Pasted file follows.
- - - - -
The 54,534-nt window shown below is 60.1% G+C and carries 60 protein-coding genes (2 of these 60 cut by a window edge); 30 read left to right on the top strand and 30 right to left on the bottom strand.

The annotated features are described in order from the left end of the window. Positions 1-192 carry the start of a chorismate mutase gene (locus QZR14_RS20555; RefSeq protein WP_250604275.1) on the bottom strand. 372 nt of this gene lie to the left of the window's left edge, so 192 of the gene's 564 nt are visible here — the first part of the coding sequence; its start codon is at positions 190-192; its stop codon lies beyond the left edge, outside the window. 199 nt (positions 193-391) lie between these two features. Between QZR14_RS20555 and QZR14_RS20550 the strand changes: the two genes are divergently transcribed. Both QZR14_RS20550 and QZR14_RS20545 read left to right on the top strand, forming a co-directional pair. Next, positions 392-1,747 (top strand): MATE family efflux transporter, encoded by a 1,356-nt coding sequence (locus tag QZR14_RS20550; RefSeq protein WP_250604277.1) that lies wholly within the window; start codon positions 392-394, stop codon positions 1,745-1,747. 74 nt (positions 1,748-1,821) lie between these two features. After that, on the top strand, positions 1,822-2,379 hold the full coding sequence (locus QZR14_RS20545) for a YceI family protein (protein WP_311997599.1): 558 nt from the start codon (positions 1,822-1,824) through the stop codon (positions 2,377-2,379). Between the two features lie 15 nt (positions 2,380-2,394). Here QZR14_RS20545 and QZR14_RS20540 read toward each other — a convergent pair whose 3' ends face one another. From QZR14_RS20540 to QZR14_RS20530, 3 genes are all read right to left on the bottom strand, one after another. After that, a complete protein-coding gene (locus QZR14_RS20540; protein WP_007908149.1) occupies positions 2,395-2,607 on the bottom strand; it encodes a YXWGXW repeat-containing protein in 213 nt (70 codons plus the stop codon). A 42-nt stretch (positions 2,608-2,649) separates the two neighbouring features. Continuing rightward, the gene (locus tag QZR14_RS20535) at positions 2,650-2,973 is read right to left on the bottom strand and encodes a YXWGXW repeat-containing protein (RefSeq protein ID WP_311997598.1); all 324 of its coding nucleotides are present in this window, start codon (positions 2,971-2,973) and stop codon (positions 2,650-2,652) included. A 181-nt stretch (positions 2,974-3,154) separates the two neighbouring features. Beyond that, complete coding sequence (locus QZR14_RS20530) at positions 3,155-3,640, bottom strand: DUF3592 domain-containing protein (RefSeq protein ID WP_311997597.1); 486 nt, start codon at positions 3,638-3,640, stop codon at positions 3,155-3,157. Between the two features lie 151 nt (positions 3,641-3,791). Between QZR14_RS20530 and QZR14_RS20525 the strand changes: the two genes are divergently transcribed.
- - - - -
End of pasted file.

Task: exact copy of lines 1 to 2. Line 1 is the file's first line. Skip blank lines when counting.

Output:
The 54,534-nt window shown below is 60.1% G+C and carries 60 protein-coding genes (2 of these 60 cut by a window edge); 30 read left to right on the top strand and 30 right to left on the bottom strand.

The annotated features are described in order from the left end of the window. Positions 1-192 carry the start of a chorismate mutase gene (locus QZR14_RS20555; RefSeq protein WP_250604275.1) on the bottom strand. 372 nt of this gene lie to the left of the window's left edge, so 192 of the gene's 564 nt are visible here — the first part of the coding sequence; its start codon is at positions 190-192; its stop codon lies beyond the left edge, outside the window. 199 nt (positions 193-391) lie between these two features. Between QZR14_RS20555 and QZR14_RS20550 the strand changes: the two genes are divergently transcribed. Both QZR14_RS20550 and QZR14_RS20545 read left to right on the top strand, forming a co-directional pair. Next, positions 392-1,747 (top strand): MATE family efflux transporter, encoded by a 1,356-nt coding sequence (locus tag QZR14_RS20550; RefSeq protein WP_250604277.1) that lies wholly within the window; start codon positions 392-394, stop codon positions 1,745-1,747. 74 nt (positions 1,748-1,821) lie between these two features. After that, on the top strand, positions 1,822-2,379 hold the full coding sequence (locus QZR14_RS20545) for a YceI family protein (protein WP_311997599.1): 558 nt from the start codon (positions 1,822-1,824) through the stop codon (positions 2,377-2,379). Between the two features lie 15 nt (positions 2,380-2,394). Here QZR14_RS20545 and QZR14_RS20540 read toward each other — a convergent pair whose 3' ends face one another. From QZR14_RS20540 to QZR14_RS20530, 3 genes are all read right to left on the bottom strand, one after another. After that, a complete protein-coding gene (locus QZR14_RS20540; protein WP_007908149.1) occupies positions 2,395-2,607 on the bottom strand; it encodes a YXWGXW repeat-containing protein in 213 nt (70 codons plus the stop codon). A 42-nt stretch (positions 2,608-2,649) separates the two neighbouring features. Continuing rightward, the gene (locus tag QZR14_RS20535) at positions 2,650-2,973 is read right to left on the bottom strand and encodes a YXWGXW repeat-containing protein (RefSeq protein ID WP_311997598.1); all 324 of its coding nucleotides are present in this window, start codon (positions 2,971-2,973) and stop codon (positions 2,650-2,652) included. A 181-nt stretch (positions 2,974-3,154) separates the two neighbouring features. Beyond that, complete coding sequence (locus QZR14_RS20530) at positions 3,155-3,640, bottom strand: DUF3592 domain-containing protein (RefSeq protein ID WP_311997597.1); 486 nt, start codon at positions 3,638-3,640, stop codon at positions 3,155-3,157. Between the two features lie 151 nt (positions 3,641-3,791). Between QZR14_RS20530 and QZR14_RS20525 the strand changes: the two genes are divergently transcribed.